If Bed Sores are not Timely Treated, can Gangrene Develop?

By Nursing Home Law Center

GangreneYes, gangrene can develop if you don't treat bedsores quickly. Gangrene and other infections are the greatest risk from bedsores. Hospital and nursing home staff must take steps to prevent bedsores, be alert to the signs of such sores, and respond quickly if pressure sores develop.

What are Bedsores?

Known medically as decubitus ulcers, bedsores or pressure sores develop when constant pressure is applied to an area of the body. This pressure restricts the blood flow, which, if not remedied, can lead to the skin and tissue in the affected area dying off.

Bedsores fall into four different categories of severity.

  • Stage I. There is no breaking of the skin, but it has turned red. Later, if no steps are taken, it may turn purple. It may also be warm and hard to the touch. Some swelling may occur.
  • Stage II. The skin may break into an abrasion. Alternately, a blister may develop. Some of the skin on the surface has begun to die. Infection becomes a risk in the second stage.
  • Stage III. The skin has worn away to reveal tissue underneath. A crater of a wound has appeared and the exposed tissue is damaged. The risk of infection is severe.
  • Stage IV. The tissue has now worn away, revealing the muscle or the bone underneath. The chance of infection is extremely high and the patient's life is in danger.
What is Gangrene?

Gangrene is the death of tissues due to insufficient blood supply or infection. Bacteria grow in the affected area and produce toxins which kill the tissue. The infection, if left untreated, will spread as the area of dead tissue widens.

Sepsis can occur. Sepsis is when an infection gets into the blood stream and is carried throughout the body. Sepsis can be difficult to treat and even deadly.

Where are Bedsores Likely to Occur?

Whenever a patient is bedridden or bound to a wheelchair, they are at risk for experiencing the type of pressure that can restrict blood flow and cause a bedsore. Normal, healthy individuals turn in their bed or get up from a chair and walk around. Even if they don't get up or turn they can at least shift their weight.

Patients in comas, however, cannot turn themselves. Paralyzed patients and severely ill or weak patients may also lack the ability to change position and relieve pressure. For such patients, bedsores are likely to develop if nursing staff do not take preventive measures. The most common areas affected by bedsores are parts of the body where there is little fat to cushion pressure. They include:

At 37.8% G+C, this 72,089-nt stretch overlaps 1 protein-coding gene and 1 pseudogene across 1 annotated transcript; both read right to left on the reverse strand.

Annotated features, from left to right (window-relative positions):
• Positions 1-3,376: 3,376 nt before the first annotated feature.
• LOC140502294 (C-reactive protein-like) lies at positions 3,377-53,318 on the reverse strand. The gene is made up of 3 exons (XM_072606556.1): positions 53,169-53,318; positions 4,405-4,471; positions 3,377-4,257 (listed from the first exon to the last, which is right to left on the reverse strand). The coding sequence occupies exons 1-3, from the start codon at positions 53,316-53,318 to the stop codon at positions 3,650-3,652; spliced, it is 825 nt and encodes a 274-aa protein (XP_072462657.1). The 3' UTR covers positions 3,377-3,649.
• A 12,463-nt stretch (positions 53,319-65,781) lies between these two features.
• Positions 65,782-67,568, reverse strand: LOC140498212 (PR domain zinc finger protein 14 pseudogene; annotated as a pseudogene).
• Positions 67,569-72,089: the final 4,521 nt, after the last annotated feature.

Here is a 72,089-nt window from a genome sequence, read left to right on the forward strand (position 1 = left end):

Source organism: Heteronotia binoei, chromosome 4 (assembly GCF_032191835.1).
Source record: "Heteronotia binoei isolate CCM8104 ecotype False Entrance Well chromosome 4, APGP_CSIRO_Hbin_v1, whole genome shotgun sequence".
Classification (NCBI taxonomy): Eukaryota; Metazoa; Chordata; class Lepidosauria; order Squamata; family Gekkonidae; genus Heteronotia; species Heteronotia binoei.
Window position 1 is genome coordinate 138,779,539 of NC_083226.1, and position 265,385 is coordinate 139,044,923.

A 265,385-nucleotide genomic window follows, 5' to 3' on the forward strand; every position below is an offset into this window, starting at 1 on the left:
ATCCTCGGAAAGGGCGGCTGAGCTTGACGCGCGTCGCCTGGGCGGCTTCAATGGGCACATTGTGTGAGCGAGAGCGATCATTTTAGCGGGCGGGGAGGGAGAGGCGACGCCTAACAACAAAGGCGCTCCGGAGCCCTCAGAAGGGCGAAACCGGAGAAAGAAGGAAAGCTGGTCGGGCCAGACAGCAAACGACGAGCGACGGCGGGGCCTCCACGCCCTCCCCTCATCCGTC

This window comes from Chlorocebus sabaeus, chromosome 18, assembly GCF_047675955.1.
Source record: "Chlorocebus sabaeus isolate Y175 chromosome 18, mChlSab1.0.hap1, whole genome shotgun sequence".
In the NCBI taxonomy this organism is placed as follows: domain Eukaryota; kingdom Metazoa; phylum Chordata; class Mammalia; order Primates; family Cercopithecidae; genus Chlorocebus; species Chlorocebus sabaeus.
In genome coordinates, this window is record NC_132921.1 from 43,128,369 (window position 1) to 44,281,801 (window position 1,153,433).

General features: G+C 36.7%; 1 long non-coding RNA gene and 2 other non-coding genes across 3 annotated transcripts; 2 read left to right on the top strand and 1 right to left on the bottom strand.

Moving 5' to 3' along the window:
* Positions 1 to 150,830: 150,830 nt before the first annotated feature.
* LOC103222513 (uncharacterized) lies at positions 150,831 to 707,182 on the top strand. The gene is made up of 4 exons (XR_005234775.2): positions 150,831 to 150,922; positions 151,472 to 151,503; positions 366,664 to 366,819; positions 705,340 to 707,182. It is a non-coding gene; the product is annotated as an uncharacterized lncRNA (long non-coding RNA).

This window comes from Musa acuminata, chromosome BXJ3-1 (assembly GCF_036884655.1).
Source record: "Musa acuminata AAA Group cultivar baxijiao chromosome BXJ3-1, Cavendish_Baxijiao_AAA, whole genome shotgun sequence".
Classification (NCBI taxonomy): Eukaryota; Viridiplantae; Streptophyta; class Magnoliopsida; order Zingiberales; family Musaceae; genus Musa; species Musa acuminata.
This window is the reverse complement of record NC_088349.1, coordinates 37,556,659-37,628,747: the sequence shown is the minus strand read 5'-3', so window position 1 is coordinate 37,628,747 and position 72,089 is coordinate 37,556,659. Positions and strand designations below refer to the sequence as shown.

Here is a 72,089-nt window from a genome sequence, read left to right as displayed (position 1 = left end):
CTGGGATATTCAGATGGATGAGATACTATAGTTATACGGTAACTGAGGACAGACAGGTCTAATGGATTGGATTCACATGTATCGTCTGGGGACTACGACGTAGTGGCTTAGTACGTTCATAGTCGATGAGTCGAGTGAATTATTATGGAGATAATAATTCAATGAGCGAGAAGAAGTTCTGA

• Back of the head
  • Ankles
  • Heels
  • Hips
  • Lower back
  • Knees
  • Spine

Once a bedsore develops, it is critical that hospital or nursing care staff take the necessary steps to help the body heal before gangrene sets in. In less severe bed sores a little debridement of the affected tissue, coupled with pressure relieving techniques and devices, may be enough to arrest the problem and allow the body to heal. Debridement is the chemical or surgical removal of non-viable tissue.

If a crater has developed, debridement may need to be coupled with a wound vac, which drains the area of fluids and aids in the healing of the pressure sore.

The most severe cases of bedsores may require flap reconstruction surgery, in which healthy skin from other parts of the body is used to close up a hole once it has been debrided and disinfected. As a last resort, amputation may be required.

The first line of defense against pressure sores is to assist the patient in relieving pressure with frequent turns and pressure relieving devices if necessary. Staff should always be on the lookout for signs of bedsores, even if they are taking thorough precautions. In the event that a bedsore occurs, immediate steps are necessary so that gangrene does not develop.

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